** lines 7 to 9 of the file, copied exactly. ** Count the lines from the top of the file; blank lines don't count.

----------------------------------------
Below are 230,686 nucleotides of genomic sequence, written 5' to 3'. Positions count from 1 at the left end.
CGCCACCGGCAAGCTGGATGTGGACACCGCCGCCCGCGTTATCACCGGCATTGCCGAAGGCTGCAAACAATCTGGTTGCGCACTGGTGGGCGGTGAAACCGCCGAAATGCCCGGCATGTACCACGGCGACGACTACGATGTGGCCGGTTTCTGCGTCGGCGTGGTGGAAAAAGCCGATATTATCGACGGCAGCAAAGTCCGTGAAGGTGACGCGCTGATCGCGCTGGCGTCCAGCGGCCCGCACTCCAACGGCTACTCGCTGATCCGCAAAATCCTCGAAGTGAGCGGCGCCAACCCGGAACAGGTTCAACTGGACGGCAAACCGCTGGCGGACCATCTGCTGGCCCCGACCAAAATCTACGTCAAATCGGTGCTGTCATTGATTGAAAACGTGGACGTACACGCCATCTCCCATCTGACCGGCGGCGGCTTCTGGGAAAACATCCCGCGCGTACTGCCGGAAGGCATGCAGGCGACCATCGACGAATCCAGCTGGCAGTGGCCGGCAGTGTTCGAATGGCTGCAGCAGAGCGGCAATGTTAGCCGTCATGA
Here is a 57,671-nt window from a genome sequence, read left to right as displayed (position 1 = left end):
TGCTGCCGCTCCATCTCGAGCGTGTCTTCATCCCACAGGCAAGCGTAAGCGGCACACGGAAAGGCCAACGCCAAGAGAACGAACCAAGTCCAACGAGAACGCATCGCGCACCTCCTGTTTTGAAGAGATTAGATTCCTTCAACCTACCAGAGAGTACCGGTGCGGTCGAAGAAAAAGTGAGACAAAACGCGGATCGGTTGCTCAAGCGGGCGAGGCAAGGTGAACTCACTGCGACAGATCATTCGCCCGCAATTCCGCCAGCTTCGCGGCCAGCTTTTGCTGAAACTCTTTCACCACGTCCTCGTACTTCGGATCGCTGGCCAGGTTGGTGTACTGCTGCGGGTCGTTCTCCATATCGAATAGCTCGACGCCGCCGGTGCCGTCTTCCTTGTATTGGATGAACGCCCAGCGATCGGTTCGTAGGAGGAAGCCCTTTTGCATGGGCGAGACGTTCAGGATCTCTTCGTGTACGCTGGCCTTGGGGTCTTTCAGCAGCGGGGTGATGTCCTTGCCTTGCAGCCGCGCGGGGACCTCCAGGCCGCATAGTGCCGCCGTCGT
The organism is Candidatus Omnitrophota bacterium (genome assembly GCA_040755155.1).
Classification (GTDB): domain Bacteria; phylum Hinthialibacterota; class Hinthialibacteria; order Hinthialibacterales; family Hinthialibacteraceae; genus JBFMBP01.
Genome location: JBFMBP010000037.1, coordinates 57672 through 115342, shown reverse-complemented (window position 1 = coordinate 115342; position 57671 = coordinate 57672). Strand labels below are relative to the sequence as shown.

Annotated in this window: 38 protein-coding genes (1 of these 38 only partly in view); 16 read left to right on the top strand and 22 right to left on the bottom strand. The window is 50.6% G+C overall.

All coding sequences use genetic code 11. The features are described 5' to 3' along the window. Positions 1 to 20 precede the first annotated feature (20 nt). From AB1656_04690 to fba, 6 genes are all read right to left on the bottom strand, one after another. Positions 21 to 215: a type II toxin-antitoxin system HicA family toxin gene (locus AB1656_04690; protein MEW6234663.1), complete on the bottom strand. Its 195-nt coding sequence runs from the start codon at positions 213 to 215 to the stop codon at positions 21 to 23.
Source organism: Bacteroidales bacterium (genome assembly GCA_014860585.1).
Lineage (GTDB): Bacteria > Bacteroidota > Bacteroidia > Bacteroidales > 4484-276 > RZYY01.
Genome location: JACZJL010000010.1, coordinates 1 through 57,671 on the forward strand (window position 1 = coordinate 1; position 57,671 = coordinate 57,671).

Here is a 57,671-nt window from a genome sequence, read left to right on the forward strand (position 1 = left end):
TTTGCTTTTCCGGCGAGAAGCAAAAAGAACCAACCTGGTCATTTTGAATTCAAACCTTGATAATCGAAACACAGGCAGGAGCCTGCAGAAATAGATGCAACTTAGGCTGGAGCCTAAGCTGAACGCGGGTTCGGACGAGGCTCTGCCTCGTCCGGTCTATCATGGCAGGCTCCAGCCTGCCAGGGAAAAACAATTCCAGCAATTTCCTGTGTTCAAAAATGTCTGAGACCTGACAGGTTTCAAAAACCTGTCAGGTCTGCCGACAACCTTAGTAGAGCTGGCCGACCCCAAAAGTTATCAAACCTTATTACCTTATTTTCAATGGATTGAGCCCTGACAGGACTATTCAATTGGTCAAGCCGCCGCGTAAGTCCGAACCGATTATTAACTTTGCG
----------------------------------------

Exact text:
Genome location: JBFMBP010000037.1, coordinates 57672 through 115342, shown reverse-complemented (window position 1 = coordinate 115342; position 57671 = coordinate 57672). Strand labels below are relative to the sequence as shown.

Annotated in this window: 38 protein-coding genes (1 of these 38 only partly in view); 16 read left to right on the top strand and 22 right to left on the bottom strand. The window is 50.6% G+C overall.

All coding sequences use genetic code 11. The features are described 5' to 3' along the window. Positions 1 to 20 precede the first annotated feature (20 nt). From AB1656_04690 to fba, 6 genes are all read right to left on the bottom strand, one after another. Positions 21 to 215: a type II toxin-antitoxin system HicA family toxin gene (locus AB1656_04690; protein MEW6234663.1), complete on the bottom strand. Its 195-nt coding sequence runs from the start codon at positions 213 to 215 to the stop codon at positions 21 to 23.